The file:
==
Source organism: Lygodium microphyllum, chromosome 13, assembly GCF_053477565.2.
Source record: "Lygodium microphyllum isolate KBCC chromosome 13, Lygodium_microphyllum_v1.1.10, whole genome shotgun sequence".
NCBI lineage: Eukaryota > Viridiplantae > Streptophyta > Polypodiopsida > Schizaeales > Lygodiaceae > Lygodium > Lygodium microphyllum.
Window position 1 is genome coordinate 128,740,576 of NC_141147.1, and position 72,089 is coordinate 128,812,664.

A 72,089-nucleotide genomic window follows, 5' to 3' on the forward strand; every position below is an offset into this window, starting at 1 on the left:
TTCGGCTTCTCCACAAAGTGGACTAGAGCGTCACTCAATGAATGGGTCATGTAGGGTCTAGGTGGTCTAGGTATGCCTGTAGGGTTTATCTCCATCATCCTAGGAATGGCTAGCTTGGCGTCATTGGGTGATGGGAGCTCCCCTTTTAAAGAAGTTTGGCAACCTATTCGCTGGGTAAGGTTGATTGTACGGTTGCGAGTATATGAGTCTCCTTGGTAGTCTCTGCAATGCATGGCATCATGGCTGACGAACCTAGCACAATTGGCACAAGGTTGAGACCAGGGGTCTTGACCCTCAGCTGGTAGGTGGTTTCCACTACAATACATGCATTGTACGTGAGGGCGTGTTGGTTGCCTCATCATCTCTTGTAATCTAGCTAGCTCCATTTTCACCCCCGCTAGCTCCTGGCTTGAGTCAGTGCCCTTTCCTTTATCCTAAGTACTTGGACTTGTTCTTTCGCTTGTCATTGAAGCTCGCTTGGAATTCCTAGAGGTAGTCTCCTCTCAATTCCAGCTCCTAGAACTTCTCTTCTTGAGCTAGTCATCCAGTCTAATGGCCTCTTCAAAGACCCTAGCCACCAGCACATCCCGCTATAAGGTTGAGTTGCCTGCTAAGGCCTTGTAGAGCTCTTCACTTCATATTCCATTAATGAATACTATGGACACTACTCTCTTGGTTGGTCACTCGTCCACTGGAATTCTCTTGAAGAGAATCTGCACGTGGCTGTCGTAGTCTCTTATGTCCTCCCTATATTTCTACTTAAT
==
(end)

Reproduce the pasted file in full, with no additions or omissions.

Source organism: Lygodium microphyllum, chromosome 13, assembly GCF_053477565.2.
Source record: "Lygodium microphyllum isolate KBCC chromosome 13, Lygodium_microphyllum_v1.1.10, whole genome shotgun sequence".
NCBI lineage: Eukaryota > Viridiplantae > Streptophyta > Polypodiopsida > Schizaeales > Lygodiaceae > Lygodium > Lygodium microphyllum.
Window position 1 is genome coordinate 128,740,576 of NC_141147.1, and position 72,089 is coordinate 128,812,664.

A 72,089-nucleotide genomic window follows, 5' to 3' on the forward strand; every position below is an offset into this window, starting at 1 on the left:
TTCGGCTTCTCCACAAAGTGGACTAGAGCGTCACTCAATGAATGGGTCATGTAGGGTCTAGGTGGTCTAGGTATGCCTGTAGGGTTTATCTCCATCATCCTAGGAATGGCTAGCTTGGCGTCATTGGGTGATGGGAGCTCCCCTTTTAAAGAAGTTTGGCAACCTATTCGCTGGGTAAGGTTGATTGTACGGTTGCGAGTATATGAGTCTCCTTGGTAGTCTCTGCAATGCATGGCATCATGGCTGACGAACCTAGCACAATTGGCACAAGGTTGAGACCAGGGGTCTTGACCCTCAGCTGGTAGGTGGTTTCCACTACAATACATGCATTGTACGTGAGGGCGTGTTGGTTGCCTCATCATCTCTTGTAATCTAGCTAGCTCCATTTTCACCCCCGCTAGCTCCTGGCTTGAGTCAGTGCCCTTTCCTTTATCCTAAGTACTTGGACTTGTTCTTTCGCTTGTCATTGAAGCTCGCTTGGAATTCCTAGAGGTAGTCTCCTCTCAATTCCAGCTCCTAGAACTTCTCTTCTTGAGCTAGTCATCCAGTCTAATGGCCTCTTCAAAGACCCTAGCCACCAGCACATCCCGCTATAAGGTTGAGTTGCCTGCTAAGGCCTTGTAGAGCTCTTCACTTCATATTCCATTAATGAATACTATGGACACTACTCTCTTGGTTGGTCACTCGTCCACTGGAATTCTCTTGAAGAGAATCTGCACGTGGCTGTCGTAGTCTCTTATGTCCTCCCTATATTTCTACTTAAT